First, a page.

Such ghostly echoes may lead us to speculate that The Lord of the Rings, far from being merely mythological, or an ageless story about the battle between good and evil, speaks very forcefully to many of the conflicts and catastrophes that were destroying Europe in the middle of the last century.
Peter Jackson doesn’t exaggerate the extent to which the story may be read as a political allegory, but he does wrench The Lord of the Rings from the sweaty-palmed clutches of its core audience of misfit male adolescents.
Instead, his version harks back to that moment in the late Sixties when the trilogy was commonly found next to tomes by Wilhelm Reich and Carlos Castaneda on the bookshelves of beatniks and counter culturalists.
Frodo sees the Ring’s destructive powers as confirming the adage that absolute power corrupts absolutely. Saruman, meanwhile, is The Man, a power-crazed fundamentalist and authoritarian. He mistreats the environment and cares not a jot for those weaker than him.
The shots of Sauron’s fortress within Mordor are perhaps the most terrifying in the film: tens of thousands of midget workers, hunched in servitude and drudgery, looking like a cross between the mechanical toilers in Fritz Lang’s Metropolis and the huge colonies of granite-cliff labourers in a Sebastiao Salgado photograph.
Fear is the key to the success of The Two Towers. It’s much more scary than the average thriller or teen slasher movie. The Berzerker Uruk-Hai are as frightening as anyone since the Child Catcher in Chitty Chitty Bang Bang. Archers aim for the heads of those rushing at them. The bodies of the slain drip with pus and gore.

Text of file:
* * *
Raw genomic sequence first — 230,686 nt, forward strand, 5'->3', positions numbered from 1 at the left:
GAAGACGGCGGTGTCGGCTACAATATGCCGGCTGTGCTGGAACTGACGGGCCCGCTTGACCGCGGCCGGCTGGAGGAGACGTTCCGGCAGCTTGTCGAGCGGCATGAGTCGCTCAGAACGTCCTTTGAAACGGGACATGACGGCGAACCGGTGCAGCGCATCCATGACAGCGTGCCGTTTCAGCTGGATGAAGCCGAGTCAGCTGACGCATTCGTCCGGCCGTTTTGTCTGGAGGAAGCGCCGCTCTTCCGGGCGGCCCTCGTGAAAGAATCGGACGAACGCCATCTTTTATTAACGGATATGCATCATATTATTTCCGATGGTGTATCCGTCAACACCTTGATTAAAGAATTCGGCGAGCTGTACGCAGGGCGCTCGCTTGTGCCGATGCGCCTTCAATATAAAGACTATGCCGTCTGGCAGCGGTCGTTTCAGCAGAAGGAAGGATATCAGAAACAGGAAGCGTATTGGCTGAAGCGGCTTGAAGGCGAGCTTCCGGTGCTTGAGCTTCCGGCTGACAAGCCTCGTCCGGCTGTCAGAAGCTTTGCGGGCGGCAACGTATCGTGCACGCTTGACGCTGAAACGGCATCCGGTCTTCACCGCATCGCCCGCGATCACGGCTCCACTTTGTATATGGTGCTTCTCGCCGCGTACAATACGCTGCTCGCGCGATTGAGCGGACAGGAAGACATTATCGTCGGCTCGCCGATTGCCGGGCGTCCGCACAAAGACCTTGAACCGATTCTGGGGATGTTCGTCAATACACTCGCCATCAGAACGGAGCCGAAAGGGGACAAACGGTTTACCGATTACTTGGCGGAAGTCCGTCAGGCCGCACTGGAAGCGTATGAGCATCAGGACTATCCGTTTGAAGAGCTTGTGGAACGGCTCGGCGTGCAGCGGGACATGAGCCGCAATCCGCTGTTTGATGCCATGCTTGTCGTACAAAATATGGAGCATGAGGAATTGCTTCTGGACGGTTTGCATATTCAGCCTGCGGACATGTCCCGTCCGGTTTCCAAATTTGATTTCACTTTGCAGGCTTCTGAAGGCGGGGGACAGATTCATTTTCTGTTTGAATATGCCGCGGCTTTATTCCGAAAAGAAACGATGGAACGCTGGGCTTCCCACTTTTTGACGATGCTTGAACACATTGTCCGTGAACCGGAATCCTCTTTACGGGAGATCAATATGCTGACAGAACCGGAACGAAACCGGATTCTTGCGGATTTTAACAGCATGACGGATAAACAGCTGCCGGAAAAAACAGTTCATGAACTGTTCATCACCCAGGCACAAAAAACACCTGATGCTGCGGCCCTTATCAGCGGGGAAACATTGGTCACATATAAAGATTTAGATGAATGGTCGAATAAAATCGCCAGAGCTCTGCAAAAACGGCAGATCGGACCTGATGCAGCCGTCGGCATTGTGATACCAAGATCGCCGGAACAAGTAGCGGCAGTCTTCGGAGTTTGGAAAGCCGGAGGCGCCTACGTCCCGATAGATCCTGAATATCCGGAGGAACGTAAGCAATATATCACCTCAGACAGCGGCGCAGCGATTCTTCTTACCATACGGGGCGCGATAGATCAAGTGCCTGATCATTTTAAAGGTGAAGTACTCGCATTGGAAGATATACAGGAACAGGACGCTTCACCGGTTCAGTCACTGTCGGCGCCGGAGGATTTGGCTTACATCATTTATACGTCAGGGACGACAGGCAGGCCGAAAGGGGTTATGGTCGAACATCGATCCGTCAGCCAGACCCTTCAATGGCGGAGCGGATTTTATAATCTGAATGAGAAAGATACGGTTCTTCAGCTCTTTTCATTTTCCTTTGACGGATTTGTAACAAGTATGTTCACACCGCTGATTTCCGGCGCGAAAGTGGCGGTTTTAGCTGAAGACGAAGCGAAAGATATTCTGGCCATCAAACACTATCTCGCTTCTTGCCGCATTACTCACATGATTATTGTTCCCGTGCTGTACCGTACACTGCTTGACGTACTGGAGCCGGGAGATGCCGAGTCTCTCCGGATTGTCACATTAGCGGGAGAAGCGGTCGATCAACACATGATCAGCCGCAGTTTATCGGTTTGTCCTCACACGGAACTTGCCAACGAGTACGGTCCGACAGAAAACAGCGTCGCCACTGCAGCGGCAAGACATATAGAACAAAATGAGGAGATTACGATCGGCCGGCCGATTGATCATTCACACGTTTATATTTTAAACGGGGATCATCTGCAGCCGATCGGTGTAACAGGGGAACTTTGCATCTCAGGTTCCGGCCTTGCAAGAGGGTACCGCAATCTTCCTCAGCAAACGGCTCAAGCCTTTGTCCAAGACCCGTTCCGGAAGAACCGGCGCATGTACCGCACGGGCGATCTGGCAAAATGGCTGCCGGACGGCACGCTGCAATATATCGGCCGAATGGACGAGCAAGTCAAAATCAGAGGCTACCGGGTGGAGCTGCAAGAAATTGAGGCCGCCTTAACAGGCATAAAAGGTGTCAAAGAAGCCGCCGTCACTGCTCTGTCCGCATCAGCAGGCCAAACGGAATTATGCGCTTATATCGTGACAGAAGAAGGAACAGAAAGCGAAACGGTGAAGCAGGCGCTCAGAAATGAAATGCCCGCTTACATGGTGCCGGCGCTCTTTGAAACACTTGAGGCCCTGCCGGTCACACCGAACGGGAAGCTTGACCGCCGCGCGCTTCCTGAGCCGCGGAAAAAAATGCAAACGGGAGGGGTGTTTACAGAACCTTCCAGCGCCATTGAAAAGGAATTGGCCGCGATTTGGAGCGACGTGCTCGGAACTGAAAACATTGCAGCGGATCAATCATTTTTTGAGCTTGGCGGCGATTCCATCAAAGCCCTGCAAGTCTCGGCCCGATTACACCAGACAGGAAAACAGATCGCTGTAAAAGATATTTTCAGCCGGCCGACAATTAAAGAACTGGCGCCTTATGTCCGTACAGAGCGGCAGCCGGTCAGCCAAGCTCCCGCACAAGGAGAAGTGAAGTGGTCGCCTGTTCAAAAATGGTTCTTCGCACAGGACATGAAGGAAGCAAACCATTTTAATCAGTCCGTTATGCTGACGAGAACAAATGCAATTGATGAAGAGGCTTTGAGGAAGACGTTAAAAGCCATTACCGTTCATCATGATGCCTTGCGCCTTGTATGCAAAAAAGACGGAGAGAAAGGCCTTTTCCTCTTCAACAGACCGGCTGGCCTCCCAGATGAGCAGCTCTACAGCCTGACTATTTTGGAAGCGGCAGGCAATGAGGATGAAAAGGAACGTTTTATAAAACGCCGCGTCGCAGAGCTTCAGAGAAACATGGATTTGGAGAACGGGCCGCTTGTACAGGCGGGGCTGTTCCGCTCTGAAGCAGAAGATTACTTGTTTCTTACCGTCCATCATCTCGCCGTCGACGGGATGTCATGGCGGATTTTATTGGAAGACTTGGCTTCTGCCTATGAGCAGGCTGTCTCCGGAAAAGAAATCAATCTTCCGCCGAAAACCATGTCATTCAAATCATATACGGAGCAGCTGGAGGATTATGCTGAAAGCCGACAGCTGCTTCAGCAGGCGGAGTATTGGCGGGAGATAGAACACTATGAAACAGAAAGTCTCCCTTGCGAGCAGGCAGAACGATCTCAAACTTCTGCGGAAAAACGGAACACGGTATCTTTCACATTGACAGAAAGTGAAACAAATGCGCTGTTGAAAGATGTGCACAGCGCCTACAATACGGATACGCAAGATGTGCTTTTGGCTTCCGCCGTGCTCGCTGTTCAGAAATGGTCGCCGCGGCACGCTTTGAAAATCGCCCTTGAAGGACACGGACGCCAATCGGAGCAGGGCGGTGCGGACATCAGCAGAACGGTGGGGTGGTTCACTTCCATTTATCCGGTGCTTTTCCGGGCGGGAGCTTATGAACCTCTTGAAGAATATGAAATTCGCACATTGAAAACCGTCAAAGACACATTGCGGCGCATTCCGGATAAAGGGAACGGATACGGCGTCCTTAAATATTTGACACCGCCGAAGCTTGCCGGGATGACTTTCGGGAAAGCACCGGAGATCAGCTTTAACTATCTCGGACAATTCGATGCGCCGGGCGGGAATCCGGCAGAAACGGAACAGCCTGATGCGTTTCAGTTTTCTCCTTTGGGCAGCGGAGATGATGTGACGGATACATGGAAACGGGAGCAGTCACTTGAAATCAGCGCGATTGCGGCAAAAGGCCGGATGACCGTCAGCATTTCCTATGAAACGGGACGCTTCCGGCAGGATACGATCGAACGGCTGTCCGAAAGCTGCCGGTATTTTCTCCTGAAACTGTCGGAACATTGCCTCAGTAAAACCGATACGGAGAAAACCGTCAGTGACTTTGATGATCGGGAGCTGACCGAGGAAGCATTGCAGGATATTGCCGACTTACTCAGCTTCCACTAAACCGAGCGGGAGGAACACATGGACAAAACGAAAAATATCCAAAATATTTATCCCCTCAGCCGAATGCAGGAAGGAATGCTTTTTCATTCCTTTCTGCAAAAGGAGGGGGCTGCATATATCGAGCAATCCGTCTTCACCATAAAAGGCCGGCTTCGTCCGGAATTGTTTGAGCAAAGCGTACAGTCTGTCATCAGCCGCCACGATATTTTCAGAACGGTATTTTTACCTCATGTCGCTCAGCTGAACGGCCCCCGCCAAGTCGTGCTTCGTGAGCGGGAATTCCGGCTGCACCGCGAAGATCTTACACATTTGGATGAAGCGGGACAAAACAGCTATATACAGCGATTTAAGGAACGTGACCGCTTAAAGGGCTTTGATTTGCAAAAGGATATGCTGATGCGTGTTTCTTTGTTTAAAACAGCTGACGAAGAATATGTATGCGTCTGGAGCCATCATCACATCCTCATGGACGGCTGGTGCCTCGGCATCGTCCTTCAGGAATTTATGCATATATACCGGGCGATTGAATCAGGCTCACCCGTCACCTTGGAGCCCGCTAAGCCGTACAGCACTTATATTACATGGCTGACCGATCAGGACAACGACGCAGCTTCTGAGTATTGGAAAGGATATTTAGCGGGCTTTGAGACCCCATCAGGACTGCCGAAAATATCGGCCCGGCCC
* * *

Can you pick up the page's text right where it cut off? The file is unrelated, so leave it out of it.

All the while, the cameras, swooping and dancing with abandon, make the carnage seem wholly exhilarating. Jackson, for all the multi-million-dollar budgets at his disposal these days, is still pretty much the same guy he was when shooting such splatter-fests as Bad Taste in the 1980s.
It should be admitted that the film sags and drifts for long stretches. Those scenes starring Elijah Wood are especially wearisome. He’s supposed to be a hero for our times, weighed down by destiny; instead, he looks like a pop-eyed homunculus whose range of gestures alternates between perplexed and confused.
By contrast, Andy Serkis is superbly slithery as Gollum, a major achievement given that he performed wearing a motion-sensor suit, and then had his own body parts masked out in favour of computer-generated images.
It’s crucial that the film, like the journeys it narrates, is straggly. I spent the duller sections thinking about how flaxen-haired Legolas looks like a Milky Bar hippy as he pings his egg-slicer-strong arrows at the barbarous monsters. I also drifted off looking at Viggo Mortensen: has a more virile, dynamic actor ever appeared on the silver screen?
The Two Towers is as epic as mainstream cinema gets these days. We should count our blessings. It has the courage to be gloomy and feral and despairing. Slow and magisterial, it never chivvies along the action just to placate ADD-stricken kids.
It also feels like a romance, reminding us of the sheer thrill of sitting in a packed cinema with a thousand strangers, getting lost in storytelling, and transported to lands more far-flung and fantastic than we can imagine. “Do you think people will ever talk about us or tell stories about us?” asks a character at one point. Were the same question to be asked of The Two Towers, the answer would be an enormous yes.